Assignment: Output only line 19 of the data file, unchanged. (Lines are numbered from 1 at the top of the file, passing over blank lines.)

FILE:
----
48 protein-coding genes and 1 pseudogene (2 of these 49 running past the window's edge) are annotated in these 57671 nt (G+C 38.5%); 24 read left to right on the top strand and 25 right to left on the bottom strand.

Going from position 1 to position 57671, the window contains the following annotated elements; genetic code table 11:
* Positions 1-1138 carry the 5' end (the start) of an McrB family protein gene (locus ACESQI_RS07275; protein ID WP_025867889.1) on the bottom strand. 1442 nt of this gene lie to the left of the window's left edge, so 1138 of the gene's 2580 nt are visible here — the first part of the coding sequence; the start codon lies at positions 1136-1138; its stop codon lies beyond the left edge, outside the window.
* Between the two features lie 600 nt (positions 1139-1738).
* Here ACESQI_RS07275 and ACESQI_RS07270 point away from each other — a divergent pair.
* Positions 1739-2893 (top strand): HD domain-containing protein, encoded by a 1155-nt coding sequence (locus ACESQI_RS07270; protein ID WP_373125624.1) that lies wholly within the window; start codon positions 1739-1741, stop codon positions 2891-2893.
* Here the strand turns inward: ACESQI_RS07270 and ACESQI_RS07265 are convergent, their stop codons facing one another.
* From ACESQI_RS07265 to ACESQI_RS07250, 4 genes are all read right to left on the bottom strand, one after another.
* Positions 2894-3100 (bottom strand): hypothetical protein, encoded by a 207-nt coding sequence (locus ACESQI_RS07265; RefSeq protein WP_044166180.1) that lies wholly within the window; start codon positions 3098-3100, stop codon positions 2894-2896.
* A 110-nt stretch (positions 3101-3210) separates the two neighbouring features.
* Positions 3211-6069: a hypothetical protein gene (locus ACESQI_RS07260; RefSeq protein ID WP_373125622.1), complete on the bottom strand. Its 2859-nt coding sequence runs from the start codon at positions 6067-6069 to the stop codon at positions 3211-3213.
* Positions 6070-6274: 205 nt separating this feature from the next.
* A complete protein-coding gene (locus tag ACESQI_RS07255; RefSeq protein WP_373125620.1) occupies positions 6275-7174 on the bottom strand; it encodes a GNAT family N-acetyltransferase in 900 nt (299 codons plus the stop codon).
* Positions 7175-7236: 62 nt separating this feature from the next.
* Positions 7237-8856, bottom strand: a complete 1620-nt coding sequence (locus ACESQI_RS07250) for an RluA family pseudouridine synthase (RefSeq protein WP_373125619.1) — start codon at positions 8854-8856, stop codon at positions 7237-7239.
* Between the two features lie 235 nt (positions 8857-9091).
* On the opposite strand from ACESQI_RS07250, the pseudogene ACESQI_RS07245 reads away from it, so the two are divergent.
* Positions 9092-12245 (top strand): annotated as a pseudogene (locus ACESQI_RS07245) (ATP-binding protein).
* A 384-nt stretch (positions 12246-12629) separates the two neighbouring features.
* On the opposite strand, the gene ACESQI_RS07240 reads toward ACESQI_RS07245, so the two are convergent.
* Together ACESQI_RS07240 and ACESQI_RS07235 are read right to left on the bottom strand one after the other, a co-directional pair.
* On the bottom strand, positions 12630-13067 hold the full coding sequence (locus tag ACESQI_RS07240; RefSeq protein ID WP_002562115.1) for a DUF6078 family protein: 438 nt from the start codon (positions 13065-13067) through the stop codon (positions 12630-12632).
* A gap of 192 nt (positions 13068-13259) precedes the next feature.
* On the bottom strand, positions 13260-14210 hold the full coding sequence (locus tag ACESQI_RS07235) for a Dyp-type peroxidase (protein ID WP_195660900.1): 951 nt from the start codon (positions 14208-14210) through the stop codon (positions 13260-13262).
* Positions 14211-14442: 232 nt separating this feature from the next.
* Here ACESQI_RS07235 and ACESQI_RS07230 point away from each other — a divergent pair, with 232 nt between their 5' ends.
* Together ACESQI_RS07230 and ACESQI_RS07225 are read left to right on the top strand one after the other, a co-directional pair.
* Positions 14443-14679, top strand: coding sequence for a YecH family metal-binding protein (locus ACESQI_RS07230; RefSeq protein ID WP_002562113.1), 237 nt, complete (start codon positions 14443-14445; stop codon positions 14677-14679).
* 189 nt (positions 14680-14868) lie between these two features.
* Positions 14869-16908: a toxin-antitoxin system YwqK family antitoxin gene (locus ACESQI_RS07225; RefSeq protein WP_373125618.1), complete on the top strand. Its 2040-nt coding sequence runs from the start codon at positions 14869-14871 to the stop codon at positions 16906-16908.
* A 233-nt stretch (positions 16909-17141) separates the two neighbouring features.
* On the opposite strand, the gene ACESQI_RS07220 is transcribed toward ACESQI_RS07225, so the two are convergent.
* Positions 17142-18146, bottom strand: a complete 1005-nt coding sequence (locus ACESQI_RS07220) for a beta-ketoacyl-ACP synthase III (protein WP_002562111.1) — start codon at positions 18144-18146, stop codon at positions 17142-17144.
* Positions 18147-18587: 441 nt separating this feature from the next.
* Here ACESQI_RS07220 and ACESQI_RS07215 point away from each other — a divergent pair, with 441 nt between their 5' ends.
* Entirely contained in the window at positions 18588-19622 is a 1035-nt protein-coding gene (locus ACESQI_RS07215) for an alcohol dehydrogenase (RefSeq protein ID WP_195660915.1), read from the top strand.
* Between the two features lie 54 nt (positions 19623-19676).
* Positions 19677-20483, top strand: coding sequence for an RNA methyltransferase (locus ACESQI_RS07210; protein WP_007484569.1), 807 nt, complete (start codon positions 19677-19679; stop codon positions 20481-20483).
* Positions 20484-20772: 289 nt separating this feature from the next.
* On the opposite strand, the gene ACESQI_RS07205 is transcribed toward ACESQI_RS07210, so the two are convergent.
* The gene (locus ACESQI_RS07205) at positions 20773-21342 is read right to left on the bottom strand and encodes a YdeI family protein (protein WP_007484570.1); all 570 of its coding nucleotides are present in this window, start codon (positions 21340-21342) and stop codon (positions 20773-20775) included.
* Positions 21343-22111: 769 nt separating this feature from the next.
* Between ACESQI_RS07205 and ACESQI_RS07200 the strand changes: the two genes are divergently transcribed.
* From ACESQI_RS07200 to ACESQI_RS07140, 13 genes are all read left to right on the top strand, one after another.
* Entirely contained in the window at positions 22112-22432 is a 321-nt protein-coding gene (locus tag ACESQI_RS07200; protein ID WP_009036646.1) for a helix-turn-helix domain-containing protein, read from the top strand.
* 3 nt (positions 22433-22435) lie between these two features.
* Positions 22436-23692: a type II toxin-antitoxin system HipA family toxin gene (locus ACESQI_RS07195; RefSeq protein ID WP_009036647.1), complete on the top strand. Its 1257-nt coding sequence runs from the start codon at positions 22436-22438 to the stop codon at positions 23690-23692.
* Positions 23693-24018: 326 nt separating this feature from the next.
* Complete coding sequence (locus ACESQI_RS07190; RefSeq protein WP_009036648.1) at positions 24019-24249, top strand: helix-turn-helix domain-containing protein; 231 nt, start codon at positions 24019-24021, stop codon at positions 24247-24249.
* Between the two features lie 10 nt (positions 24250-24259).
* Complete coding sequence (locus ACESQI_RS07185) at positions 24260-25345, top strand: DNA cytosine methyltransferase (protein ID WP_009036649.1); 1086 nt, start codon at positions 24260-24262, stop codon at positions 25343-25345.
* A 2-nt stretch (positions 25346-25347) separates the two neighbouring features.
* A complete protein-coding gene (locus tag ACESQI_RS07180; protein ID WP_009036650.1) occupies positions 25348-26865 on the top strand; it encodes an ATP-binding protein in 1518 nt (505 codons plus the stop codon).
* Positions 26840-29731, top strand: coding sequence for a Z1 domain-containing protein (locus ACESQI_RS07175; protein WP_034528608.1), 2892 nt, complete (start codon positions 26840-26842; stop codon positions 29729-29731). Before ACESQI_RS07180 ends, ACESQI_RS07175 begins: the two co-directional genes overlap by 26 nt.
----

* A 384-nt stretch (positions 12246-12629) separates the two neighbouring features.